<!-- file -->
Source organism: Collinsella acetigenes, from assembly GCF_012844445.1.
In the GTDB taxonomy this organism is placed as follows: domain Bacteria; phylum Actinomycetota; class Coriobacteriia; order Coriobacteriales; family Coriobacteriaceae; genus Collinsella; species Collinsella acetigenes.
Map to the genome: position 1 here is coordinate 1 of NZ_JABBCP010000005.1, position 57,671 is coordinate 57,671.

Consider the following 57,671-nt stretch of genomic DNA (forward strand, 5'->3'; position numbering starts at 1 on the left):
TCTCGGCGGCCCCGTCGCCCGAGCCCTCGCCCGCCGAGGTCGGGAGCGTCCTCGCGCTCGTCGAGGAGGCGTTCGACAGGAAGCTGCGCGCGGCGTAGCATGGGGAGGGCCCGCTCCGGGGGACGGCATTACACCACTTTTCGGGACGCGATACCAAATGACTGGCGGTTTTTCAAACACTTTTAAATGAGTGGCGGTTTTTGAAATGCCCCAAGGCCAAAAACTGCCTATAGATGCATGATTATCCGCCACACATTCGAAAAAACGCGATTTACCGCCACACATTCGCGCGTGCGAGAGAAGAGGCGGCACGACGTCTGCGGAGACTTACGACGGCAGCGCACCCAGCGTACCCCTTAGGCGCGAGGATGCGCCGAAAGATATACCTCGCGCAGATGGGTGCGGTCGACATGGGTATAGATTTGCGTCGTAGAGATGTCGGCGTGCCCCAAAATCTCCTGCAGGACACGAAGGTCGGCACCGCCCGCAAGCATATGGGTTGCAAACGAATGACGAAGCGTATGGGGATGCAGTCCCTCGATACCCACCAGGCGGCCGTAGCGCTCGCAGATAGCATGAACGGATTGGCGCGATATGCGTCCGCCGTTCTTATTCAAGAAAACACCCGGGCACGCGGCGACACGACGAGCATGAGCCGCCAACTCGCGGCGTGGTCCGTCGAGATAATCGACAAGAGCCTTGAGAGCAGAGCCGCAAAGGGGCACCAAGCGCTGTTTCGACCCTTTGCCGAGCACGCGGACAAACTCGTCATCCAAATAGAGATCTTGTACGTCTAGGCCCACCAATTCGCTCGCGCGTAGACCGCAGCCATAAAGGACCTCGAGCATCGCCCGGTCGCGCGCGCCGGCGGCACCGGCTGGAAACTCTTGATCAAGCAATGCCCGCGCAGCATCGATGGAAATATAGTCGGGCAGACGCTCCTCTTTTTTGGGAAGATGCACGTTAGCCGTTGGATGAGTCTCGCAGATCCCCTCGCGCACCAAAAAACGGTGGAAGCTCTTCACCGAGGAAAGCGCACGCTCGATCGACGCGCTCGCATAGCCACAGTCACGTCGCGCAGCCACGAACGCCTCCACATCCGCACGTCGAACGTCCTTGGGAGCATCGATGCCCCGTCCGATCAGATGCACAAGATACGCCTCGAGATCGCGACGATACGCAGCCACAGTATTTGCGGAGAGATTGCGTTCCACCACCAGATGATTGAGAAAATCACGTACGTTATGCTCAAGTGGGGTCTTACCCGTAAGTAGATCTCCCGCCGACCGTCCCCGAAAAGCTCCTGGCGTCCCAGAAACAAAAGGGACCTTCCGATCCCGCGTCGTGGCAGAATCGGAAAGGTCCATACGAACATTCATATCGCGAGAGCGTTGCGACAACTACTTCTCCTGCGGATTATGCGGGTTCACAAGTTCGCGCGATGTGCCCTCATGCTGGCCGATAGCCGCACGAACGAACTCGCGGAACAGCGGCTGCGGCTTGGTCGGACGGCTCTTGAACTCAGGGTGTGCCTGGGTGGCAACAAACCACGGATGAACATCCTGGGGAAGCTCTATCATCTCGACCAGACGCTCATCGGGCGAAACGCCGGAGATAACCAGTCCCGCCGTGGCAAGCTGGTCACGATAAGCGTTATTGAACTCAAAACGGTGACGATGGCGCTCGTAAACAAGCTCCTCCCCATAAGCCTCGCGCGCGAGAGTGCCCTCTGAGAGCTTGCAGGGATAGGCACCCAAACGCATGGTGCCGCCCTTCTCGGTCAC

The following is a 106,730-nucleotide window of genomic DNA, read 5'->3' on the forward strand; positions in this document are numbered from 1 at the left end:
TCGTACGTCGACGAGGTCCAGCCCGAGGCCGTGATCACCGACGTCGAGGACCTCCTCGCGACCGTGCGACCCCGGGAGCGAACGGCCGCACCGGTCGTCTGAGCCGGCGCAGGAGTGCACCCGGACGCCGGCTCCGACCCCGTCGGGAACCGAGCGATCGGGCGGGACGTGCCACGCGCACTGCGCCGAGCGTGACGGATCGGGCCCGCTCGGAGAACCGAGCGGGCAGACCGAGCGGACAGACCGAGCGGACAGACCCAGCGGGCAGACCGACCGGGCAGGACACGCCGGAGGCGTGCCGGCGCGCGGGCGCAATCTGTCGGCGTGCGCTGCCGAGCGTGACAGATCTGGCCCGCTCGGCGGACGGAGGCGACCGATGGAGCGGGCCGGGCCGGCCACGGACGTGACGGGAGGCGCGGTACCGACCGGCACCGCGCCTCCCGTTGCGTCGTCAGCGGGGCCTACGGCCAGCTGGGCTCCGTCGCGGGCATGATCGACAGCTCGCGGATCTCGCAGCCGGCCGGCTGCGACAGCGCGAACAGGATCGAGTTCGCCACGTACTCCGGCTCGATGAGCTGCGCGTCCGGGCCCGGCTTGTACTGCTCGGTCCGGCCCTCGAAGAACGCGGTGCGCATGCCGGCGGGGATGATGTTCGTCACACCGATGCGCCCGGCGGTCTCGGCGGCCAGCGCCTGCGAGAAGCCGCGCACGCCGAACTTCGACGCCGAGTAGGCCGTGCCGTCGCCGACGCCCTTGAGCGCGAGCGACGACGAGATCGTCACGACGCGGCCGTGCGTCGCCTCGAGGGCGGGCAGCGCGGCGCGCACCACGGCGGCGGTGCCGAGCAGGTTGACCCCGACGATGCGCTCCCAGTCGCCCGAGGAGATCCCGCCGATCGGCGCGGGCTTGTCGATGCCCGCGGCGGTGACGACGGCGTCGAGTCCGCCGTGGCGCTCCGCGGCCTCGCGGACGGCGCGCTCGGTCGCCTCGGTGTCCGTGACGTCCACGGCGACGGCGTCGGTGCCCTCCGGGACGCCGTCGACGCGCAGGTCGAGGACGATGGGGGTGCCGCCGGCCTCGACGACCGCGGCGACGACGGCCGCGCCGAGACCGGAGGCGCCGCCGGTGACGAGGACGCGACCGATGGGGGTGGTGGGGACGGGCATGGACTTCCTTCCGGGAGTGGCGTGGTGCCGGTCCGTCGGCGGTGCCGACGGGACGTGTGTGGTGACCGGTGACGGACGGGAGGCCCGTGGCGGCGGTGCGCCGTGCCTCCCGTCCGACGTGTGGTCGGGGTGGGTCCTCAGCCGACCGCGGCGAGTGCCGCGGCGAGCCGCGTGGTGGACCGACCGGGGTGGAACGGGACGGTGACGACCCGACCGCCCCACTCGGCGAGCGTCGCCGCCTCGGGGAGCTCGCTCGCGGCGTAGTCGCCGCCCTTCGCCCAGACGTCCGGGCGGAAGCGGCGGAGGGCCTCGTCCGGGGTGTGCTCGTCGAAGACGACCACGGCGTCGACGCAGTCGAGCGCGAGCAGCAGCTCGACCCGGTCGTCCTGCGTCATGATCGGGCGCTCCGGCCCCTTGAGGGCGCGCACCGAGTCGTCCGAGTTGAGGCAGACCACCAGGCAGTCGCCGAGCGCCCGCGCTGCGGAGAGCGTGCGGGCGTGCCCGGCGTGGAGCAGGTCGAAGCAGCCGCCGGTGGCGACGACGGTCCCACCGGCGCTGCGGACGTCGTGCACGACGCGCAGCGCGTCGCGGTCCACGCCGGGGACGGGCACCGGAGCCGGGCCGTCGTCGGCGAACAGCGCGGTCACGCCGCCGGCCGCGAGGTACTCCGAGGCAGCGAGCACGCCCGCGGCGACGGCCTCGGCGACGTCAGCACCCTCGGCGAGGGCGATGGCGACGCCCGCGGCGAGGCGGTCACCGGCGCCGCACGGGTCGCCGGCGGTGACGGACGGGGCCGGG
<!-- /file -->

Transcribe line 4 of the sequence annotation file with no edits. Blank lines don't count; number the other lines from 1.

Consider the following 57,671-nt stretch of genomic DNA (forward strand, 5'->3'; position numbering starts at 1 on the left):